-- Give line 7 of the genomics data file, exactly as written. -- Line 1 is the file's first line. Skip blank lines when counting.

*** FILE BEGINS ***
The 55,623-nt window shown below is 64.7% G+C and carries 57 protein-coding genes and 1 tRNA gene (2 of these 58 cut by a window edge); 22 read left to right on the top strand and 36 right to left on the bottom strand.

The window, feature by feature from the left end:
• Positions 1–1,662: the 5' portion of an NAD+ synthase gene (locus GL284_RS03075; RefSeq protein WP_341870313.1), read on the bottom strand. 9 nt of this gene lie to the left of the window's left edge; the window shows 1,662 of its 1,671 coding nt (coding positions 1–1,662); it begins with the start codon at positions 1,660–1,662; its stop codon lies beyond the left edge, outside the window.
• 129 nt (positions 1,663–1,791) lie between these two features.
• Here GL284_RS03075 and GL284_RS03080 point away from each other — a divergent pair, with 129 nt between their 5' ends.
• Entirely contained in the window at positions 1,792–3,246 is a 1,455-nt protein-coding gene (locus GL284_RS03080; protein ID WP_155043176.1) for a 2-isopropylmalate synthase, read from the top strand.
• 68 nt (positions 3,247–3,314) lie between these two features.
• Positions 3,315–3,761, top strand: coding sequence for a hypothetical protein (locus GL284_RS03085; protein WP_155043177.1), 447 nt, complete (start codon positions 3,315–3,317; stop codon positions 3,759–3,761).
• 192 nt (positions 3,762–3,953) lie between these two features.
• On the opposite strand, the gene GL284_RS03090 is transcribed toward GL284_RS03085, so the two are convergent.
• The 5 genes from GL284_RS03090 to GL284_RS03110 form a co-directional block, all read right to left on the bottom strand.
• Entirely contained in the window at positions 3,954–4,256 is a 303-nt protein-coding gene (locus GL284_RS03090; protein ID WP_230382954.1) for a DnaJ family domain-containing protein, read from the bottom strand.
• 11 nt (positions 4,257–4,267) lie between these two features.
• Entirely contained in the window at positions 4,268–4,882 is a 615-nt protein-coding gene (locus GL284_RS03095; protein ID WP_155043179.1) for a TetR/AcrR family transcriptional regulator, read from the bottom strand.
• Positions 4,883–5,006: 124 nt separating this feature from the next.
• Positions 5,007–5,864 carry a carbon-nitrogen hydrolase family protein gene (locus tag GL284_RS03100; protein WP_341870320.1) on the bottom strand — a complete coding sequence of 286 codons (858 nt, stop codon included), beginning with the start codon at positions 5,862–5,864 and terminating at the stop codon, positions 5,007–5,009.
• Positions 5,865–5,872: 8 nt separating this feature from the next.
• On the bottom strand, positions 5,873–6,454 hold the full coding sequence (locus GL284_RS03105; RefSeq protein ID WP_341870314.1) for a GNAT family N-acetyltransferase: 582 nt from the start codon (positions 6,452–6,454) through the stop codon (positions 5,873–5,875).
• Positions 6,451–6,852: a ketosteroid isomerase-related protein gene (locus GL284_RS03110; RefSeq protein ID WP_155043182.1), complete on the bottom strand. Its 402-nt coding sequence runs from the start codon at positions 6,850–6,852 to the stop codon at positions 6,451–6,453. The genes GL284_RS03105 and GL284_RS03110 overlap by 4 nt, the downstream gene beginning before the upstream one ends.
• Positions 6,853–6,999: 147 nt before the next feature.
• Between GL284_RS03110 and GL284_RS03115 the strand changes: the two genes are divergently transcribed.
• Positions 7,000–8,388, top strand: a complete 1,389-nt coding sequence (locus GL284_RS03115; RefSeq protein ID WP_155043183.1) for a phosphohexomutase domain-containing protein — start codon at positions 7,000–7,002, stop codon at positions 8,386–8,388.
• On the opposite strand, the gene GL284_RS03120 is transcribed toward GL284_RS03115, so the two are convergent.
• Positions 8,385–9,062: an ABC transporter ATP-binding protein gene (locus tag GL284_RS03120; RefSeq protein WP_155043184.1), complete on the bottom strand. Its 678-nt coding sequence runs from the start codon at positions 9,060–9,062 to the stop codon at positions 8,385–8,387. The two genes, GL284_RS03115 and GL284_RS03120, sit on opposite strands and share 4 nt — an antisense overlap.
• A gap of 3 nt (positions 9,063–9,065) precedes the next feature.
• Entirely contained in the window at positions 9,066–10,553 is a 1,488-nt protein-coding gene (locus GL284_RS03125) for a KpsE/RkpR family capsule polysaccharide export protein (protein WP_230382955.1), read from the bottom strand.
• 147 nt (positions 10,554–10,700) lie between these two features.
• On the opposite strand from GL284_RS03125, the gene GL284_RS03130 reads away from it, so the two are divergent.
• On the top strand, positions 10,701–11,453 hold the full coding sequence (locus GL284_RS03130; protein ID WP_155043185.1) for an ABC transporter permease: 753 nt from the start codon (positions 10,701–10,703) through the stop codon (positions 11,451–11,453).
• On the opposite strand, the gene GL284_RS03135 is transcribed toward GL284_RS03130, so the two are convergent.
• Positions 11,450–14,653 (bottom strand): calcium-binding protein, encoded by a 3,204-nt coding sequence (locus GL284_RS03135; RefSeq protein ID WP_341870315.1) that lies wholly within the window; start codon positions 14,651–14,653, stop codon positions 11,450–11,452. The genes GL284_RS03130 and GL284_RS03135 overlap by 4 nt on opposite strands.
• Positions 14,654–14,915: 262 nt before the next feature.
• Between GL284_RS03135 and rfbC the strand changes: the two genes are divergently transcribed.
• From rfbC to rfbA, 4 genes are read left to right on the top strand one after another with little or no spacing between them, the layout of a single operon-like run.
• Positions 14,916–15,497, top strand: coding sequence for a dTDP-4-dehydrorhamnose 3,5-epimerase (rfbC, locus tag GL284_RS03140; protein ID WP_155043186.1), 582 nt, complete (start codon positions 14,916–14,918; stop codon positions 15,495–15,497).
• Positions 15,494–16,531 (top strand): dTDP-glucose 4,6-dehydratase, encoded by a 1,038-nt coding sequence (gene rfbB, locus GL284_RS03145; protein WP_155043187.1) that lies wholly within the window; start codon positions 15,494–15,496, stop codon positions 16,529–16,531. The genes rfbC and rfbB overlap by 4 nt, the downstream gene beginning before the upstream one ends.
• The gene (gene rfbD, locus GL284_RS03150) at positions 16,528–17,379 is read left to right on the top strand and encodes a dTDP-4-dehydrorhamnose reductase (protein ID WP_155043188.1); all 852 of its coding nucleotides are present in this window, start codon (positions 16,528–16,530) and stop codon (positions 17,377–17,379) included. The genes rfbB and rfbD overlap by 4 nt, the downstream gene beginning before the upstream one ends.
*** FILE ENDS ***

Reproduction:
• 68 nt (positions 3,247–3,314) lie between these two features.